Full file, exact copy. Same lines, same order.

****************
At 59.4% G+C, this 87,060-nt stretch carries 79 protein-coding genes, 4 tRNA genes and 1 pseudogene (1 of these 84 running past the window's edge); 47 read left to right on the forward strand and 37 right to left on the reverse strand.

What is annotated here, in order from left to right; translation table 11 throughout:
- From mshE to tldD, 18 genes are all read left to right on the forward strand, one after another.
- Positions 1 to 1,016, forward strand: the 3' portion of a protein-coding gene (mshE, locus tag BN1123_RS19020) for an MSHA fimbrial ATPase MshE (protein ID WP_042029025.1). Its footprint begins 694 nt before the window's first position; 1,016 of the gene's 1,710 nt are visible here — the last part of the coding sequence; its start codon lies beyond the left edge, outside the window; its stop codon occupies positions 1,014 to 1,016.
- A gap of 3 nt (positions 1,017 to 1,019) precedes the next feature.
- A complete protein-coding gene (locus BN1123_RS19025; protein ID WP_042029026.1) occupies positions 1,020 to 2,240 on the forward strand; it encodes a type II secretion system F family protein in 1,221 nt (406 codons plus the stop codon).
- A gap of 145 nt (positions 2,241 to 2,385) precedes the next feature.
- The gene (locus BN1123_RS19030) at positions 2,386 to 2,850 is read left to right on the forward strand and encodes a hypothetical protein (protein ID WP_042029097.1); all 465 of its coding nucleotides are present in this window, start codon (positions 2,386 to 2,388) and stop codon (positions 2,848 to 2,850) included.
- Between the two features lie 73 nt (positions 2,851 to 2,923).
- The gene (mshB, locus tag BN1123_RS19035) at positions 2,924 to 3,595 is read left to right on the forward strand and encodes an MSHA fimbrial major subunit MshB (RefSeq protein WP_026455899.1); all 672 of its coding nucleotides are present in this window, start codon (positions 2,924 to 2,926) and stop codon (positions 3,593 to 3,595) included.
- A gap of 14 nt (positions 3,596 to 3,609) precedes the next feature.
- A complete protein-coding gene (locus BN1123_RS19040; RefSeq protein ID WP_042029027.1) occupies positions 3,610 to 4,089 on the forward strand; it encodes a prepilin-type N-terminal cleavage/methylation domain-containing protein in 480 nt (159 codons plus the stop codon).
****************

At 59.4% G+C, this 87,060-nt stretch carries 79 protein-coding genes, 4 tRNA genes and 1 pseudogene (1 of these 84 running past the window's edge); 47 read left to right on the forward strand and 37 right to left on the reverse strand.

What is annotated here, in order from left to right; translation table 11 throughout:
- From mshE to tldD, 18 genes are all read left to right on the forward strand, one after another.
- Positions 1 to 1,016, forward strand: the 3' portion of a protein-coding gene (mshE, locus tag BN1123_RS19020) for an MSHA fimbrial ATPase MshE (protein ID WP_042029025.1). Its footprint begins 694 nt before the window's first position; 1,016 of the gene's 1,710 nt are visible here — the last part of the coding sequence; its start codon lies beyond the left edge, outside the window; its stop codon occupies positions 1,014 to 1,016.
- A gap of 3 nt (positions 1,017 to 1,019) precedes the next feature.
- A complete protein-coding gene (locus BN1123_RS19025; protein ID WP_042029026.1) occupies positions 1,020 to 2,240 on the forward strand; it encodes a type II secretion system F family protein in 1,221 nt (406 codons plus the stop codon).
- A gap of 145 nt (positions 2,241 to 2,385) precedes the next feature.
- The gene (locus BN1123_RS19030) at positions 2,386 to 2,850 is read left to right on the forward strand and encodes a hypothetical protein (protein ID WP_042029097.1); all 465 of its coding nucleotides are present in this window, start codon (positions 2,386 to 2,388) and stop codon (positions 2,848 to 2,850) included.
- Between the two features lie 73 nt (positions 2,851 to 2,923).
- The gene (mshB, locus tag BN1123_RS19035) at positions 2,924 to 3,595 is read left to right on the forward strand and encodes an MSHA fimbrial major subunit MshB (RefSeq protein WP_026455899.1); all 672 of its coding nucleotides are present in this window, start codon (positions 2,924 to 2,926) and stop codon (positions 3,593 to 3,595) included.
- A gap of 14 nt (positions 3,596 to 3,609) precedes the next feature.
- A complete protein-coding gene (locus BN1123_RS19040; RefSeq protein ID WP_042029027.1) occupies positions 3,610 to 4,089 on the forward strand; it encodes a prepilin-type N-terminal cleavage/methylation domain-containing protein in 480 nt (159 codons plus the stop codon).